Tshwane Health District Picture: Facebook
Tshwane Health District Picture: Facebook

Denied help, homeless man dies outside a Tshwane hospital

By Goitsemang Tlhabye Time of article published Jul 5, 2019

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Pretoria - The Tshwane Health District will look to create a vigorous customer service engagement platform in the wake of yet another incident of ill-treatment of patients by staff at a hospital in the city.

In the latest incident, a homeless man died on the steps of the Tshwane District Hospital on Tuesday night.

He had allegedly been refused emergency services because he was “dirty” and “stank”.

Crezane Bosch, DA Gauteng spokesperson for social development, claimed a car guard pleaded for the man to be assisted, but he died after two hours lying outside the hospital, with no staff willing to help him.

“When the SAPS were called, they indicated that they would only arrive after 10 hours to attend to the situation. However, after intervention from the community policing forum, the police arrived after an hour. Meanwhile, the body was lying outside the Tshwane District Hospital,” said Bosch.

He said there had to be consequences for those in government who failed to assist the homeless in the province.

Provincial health district chief director Mothomone Pitsi said the department was sitting with two different versions as to what took place. He said after speaking to the chief executive of the hospital, his version was that the person never even got to the hospital.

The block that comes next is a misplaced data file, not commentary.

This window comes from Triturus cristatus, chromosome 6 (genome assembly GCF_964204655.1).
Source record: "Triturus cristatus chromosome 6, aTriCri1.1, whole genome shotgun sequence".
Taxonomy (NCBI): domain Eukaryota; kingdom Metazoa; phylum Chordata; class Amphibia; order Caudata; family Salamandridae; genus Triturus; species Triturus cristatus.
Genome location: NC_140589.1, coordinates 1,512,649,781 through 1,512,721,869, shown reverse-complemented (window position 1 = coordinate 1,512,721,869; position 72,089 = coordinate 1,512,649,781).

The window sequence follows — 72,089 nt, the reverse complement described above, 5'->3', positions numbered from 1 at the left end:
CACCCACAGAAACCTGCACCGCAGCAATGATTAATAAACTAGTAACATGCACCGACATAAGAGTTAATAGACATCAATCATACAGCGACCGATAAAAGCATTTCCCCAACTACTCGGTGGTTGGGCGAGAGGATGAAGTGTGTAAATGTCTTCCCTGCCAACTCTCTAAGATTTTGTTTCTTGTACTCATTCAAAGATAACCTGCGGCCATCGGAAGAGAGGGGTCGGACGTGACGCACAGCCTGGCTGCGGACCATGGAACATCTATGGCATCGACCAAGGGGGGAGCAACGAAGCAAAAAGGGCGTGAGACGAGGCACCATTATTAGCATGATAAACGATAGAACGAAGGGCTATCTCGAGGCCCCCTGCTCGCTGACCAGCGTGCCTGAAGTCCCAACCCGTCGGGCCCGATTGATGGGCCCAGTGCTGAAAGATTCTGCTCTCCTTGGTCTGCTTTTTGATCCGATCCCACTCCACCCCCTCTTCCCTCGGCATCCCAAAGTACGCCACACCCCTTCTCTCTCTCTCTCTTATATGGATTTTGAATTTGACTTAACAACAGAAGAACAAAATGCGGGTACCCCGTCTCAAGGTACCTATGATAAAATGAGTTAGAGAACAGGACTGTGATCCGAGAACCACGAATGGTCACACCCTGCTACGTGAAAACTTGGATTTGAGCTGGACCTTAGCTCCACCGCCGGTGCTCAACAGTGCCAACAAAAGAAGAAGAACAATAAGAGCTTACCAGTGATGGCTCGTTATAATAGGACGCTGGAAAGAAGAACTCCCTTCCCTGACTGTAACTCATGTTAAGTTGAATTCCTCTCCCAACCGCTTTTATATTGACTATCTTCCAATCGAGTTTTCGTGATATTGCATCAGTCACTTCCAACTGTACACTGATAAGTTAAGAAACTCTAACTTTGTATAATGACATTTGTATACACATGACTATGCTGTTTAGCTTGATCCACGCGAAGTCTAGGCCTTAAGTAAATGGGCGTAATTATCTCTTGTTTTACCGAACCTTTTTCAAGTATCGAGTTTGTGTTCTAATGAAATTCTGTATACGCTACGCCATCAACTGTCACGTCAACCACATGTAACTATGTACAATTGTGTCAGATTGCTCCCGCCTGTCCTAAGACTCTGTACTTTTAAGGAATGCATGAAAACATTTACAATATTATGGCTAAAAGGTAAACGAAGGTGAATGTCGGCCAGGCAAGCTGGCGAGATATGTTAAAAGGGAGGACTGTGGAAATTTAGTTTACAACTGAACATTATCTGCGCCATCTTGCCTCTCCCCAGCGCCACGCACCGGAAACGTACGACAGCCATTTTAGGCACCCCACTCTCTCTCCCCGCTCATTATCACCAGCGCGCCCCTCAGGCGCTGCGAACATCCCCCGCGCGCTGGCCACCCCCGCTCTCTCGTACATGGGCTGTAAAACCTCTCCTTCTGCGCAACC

He said the chief executive had informed them the man had died outside the hospital, next to a kiosk.

Pitsi said there were two car guards who also witnessed the incident, where the man was seen walking into the hospital only to turn back a few minutes later.

On witnessing the man seemingly struggling, the security allegedly ran to help, only to reach him too late.

“I heard on the radio that he was turned away and there were witnesses, so we have tasked an official to help find those witnesses who spoke on air so we can engage and investigate their version of what happened.”

Even though there are cameras at the entrance of the hospital, Pitsi said an official had been tasked to check the government mortuary to get a picture of the dead man to help identify him.

Mamelodi Day Hospital and Stanza Bopape Community Health Centre have also been in the news for poor service delivery.

In this regard, Pitsi said further discussions were being held in order for hospitals to have “vigorous customer service”.

“There needs to be a better way to engage and assist our patients, because we can’t have these incidents cropping up anymore.”

Pretoria News

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